Low Platform Mound
Does the word plaza evoke thoughts of festivals, shared meals, spiritual or other community gatherings? It is likely that the Low Platform Mound (a flat-topped mound) stood at a plaza that hosted these types of activities and others such as trade, diplomatic meetings, and sports like wrestling or stickball. Today, when we gather with the Caddo community at Caddo Mounds, we do so in the open space around the Grass House and in view of the Mounds, the ancient reminders of the thriving community who lived here for more than 20 generations.
Keekah Nattee Toots-ah Naht-ooh, Snake Woman’s Garden
For many in East Texas, gathering wild food and medicine, gardening, and other activities of self-sufficiency are everyday practices with knowledge and skills passed down through generations by parents and grandparents. In fact, over 80 generations of people, beginning about 2,500 years ago, have gardened on this fertile East Texas land. At Caddo Mounds SHS we learn and teach about the land conservation, gardening, and foraging practices of historic Caddo people through the knowledge of scientists, historians, anthropologists, and the Caddo community.
For many, the thought of snakes brings a shudder, but for the Caddo, Snake Woman was responsible for bringing seeds to the people of the world and teaching them how to tend to them. Snake-Woman Distributes Seeds teaches lessons of respect for growing things.
Koo Hoot Kiwat, the Grass House
How would you describe “home”? The word home holds more than a place, a dwelling. Home is the space that holds all lived experiences, community, doing, and making. Place-making is the act of defining what it means to be home. More than 1,000 years ago, Caddo Ancestors emerged and cultivated home in areas of what are today Texas, Louisianna, Arkansas, and Oklahoma.
Cultural Universals, Home, https://hraf.yale.edu/home-truths-an-anthropology-of-house-and-home
While the Burial Mound at Caddo Mounds SHS holds the remains of centuries of spiritual, social and political Caddo leaders, the land itself holds the bones and stories of more than 1,000 years of Caddo ancestors.
Moccasin My Feet (caddoan burial rites), by Caddo Elder Dr. Guyneth Bedoka Cardwell
Kee Whut Sundah people: a caddo journey, the Kadohadacho Historical Society, 1999.
moccasin my feet
clothe me ribbon and cloth
my journey home has come
sing to me of peace
and bid me farewell
talk to me
as you usher me homeward
as you wash your grief away
the gentle rain removes
my traces from the earth
stand not to the east
bar not my journey home
my riverward path
the river i must cross
is dark and rough
prepare my moccasin feet
so that I might cross swiftly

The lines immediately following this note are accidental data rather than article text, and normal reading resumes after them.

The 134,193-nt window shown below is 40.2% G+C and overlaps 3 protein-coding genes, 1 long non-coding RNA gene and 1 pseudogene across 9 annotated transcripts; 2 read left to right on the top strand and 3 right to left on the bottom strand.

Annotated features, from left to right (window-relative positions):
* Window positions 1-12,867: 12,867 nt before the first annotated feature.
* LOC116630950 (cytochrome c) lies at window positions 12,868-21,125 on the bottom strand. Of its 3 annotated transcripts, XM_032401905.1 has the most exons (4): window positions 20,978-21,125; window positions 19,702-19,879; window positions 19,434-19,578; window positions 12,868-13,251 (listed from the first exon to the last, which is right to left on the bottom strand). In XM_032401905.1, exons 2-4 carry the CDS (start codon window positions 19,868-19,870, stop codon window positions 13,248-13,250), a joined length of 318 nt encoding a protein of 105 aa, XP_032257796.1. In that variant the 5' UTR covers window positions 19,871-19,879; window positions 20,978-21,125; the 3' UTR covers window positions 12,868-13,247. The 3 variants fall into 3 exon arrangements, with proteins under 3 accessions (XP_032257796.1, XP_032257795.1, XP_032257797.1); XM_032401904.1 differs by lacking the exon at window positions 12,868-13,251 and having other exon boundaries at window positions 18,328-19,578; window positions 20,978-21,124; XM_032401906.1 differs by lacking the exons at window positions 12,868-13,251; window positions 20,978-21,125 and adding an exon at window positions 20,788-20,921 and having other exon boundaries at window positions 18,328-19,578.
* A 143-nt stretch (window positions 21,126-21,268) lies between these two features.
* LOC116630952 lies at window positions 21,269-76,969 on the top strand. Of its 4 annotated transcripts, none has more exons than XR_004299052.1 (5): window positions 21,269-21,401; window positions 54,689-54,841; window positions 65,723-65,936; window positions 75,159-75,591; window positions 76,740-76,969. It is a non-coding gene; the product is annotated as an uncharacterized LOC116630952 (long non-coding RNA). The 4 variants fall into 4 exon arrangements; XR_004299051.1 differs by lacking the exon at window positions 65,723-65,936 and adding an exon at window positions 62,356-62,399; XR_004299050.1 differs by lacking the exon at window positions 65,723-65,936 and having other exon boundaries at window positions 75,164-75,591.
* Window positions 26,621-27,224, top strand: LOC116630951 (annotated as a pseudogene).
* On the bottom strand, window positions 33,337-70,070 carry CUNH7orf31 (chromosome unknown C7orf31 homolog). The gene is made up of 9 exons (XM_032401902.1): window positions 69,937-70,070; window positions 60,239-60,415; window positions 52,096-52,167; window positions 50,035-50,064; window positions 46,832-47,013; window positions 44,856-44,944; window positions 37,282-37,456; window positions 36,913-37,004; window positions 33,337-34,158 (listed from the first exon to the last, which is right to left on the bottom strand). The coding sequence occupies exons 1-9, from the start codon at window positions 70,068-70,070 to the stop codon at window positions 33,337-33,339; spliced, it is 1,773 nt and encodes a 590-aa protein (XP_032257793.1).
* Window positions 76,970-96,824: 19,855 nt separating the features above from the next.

light the way for me
with torch of fire
for six days and nights
light my journey home
With a roof inspired by the strength and unity of the grass house’s central hoop and pole frame, an earthen berm to protect the museum from violent weather and help it blend with the Caddo mounds, a water catchment system to nurture Keekah Nattee Toots-ah Naht-ooh Snake Woman’s Garden, and exhibits that showcase the work of Caddo artists, the new museum at Caddo Mounds SHS embraces the spirit of the place and the input of the Caddo community to give visitors a compelling doorway into the Caddo story.
El Camino Real de los Tejas
“The camino real, or more aptly the caminos reales, is more than a route, more than a series of parajes between two end points. It is a complex set of relationships between travelers and nature, buyers and sellers, governors and governed.”
–Jesus F. de la Teja, 1991
For thousands of years, this slice of East Texas has been a permanent residence and perpetual campground to the Tejas/Caddo, Spanish, French, Anglo, African American, and a variety of other people. During the time of European contact, Spanish travelers to the land of the Tejas journeyed along El Camino Real de los Tejas (the Royal Road—the oldest road in Texas) and faced a muddy and difficult crossing at the Neches River. The dry mound prairie, a welcome sight to weary travelers, served as a paraje, or perpetual campground. The Spanish named this place Paraje el Cerrito, the campground at the little mound or hill, and it offered a high, dry land with grass for grazing animals, edible plants for foraging, and the nearby Neches River and natural springs.
“El Camino Real de los Tejas served as a political, economic, and cultural link between Mexico City and Los Adaes (and all points in between). Settlers, missionaries, soldiers, servants, and indigenous allies followed various roads and trails along the 2,500 miles of this route to populate the settlements, missions, and presidios of eastern Texas and northwestern Louisiana. Linking a variety of cultural and linguistic groups, the royal road served as an agent for cultural diffusion, biological exchange, and communication and as a conduit for exploration, trade, migration, settlement, and livestock drives. Spanish, Mexican, French, American, Black, and American Indian travelers along El Camino Real de los Tejas created a mix of traditions, laws, and cultures that is reflected in the people, landscapes, place names, languages, music, and arts of Texas and Louisiana today.”
~National Parks Service, El Camino Real Del Los Tejas at,https://www.nps.gov/elte/learn/historyculture/index.htm
Did you know that Texas comes from the Spanish transliteration of the Caddo word for friend or ally, taysha. Spanish spelled the word Taysha, Tejas, which became, Texas.